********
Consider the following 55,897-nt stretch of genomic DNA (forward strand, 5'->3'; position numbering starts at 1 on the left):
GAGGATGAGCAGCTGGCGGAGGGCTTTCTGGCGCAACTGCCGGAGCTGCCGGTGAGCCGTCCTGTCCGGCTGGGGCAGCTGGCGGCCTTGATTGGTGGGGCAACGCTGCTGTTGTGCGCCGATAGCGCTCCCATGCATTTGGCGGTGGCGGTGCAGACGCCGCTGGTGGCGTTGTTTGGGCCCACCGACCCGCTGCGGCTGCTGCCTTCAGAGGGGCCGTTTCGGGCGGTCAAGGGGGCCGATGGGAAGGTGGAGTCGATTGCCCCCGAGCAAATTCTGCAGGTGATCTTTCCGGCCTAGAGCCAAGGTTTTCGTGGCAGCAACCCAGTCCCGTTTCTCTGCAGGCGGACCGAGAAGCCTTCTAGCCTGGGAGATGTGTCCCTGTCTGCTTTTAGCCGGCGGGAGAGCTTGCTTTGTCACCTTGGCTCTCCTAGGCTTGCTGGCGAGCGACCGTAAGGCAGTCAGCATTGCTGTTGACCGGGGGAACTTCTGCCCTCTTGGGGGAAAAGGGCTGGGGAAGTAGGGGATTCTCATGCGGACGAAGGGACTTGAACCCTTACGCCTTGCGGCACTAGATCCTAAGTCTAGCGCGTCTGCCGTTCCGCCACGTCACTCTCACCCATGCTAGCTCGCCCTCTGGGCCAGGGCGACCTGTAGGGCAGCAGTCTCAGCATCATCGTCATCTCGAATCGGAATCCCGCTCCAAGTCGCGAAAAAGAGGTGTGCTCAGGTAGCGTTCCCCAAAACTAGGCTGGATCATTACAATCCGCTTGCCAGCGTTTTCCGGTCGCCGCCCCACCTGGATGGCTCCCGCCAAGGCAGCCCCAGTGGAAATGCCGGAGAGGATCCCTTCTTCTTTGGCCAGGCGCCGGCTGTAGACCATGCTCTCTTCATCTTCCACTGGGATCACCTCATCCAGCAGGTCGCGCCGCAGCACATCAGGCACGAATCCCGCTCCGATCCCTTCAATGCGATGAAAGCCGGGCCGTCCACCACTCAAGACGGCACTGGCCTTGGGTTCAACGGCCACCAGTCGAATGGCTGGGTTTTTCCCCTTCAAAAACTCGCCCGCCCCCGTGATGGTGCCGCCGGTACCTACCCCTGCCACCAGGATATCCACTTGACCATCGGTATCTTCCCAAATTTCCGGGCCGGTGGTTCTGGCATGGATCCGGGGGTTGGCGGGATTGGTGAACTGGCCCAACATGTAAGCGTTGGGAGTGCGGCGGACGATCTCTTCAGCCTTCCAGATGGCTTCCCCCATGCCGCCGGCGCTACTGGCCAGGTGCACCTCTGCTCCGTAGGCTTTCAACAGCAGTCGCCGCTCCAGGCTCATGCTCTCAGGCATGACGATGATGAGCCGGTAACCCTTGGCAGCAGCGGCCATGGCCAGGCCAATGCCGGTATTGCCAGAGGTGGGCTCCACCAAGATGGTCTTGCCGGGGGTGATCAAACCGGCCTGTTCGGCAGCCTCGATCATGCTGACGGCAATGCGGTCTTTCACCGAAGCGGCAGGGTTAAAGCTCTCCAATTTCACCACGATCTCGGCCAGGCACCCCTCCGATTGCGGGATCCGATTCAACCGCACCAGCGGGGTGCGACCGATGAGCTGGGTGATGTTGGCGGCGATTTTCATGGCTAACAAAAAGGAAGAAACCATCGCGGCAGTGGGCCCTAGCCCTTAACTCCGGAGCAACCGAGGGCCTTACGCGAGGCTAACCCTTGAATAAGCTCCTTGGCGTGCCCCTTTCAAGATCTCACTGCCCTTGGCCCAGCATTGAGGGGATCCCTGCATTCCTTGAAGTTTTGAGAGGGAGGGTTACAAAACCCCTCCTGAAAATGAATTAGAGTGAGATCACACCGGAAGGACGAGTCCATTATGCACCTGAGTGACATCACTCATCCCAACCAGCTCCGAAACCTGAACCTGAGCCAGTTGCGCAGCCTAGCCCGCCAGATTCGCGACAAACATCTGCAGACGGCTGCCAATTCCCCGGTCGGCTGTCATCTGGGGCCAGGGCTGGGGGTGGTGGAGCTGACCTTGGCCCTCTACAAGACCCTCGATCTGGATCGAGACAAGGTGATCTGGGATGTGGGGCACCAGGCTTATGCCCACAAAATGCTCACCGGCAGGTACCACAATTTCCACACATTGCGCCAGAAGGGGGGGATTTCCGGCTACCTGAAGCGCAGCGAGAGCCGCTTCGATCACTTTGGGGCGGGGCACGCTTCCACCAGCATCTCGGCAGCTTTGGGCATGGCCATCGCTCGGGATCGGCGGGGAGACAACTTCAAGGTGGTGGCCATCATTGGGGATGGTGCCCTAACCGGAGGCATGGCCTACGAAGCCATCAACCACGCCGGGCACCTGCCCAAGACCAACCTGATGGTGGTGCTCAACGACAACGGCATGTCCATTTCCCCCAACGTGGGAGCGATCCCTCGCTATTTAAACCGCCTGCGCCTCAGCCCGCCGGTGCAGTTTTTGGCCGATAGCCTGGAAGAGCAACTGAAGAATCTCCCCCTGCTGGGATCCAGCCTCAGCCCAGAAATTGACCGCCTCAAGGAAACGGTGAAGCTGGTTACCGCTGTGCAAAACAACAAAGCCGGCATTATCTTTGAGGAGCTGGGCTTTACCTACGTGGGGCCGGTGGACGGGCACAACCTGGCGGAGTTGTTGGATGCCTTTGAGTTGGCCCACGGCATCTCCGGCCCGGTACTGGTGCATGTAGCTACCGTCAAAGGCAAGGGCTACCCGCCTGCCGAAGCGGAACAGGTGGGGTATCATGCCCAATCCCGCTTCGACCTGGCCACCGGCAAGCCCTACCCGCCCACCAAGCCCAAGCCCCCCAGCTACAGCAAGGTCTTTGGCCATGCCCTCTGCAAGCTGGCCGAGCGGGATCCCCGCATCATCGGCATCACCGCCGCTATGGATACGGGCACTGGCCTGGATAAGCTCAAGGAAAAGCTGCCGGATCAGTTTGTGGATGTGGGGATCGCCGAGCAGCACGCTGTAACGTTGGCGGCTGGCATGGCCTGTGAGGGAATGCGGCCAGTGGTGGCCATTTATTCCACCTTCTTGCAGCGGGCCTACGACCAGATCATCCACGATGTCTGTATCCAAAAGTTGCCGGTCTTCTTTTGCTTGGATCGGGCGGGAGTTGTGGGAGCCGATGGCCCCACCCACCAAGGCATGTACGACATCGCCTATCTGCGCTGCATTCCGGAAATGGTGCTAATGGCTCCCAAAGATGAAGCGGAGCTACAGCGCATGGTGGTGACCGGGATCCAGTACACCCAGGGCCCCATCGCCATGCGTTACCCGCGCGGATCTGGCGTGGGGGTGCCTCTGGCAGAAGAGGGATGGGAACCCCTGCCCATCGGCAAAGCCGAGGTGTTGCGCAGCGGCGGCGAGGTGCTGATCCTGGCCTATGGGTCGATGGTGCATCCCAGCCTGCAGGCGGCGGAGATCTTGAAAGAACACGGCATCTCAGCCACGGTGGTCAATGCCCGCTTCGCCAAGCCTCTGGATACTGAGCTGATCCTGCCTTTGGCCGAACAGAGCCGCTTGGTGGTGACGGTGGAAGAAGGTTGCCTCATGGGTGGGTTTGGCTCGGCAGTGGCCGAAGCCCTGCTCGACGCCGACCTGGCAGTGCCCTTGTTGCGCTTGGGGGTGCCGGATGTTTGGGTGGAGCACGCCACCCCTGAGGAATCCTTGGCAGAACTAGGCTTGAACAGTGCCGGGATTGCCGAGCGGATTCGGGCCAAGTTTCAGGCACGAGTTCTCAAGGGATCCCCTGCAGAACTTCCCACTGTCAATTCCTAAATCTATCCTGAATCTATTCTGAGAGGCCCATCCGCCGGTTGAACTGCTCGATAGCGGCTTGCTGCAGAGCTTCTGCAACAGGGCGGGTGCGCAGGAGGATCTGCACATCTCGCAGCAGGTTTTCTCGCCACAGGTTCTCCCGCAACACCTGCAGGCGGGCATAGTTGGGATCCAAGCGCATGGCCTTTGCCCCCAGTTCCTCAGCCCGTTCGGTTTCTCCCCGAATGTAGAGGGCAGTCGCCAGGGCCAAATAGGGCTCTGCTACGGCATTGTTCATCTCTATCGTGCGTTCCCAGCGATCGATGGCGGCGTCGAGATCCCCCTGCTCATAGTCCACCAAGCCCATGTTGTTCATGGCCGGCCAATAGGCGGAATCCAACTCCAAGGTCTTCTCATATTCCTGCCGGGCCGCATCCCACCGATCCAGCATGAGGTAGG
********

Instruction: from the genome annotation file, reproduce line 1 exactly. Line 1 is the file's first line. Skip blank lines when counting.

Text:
Consider the following 55,897-nt stretch of genomic DNA (forward strand, 5'->3'; position numbering starts at 1 on the left):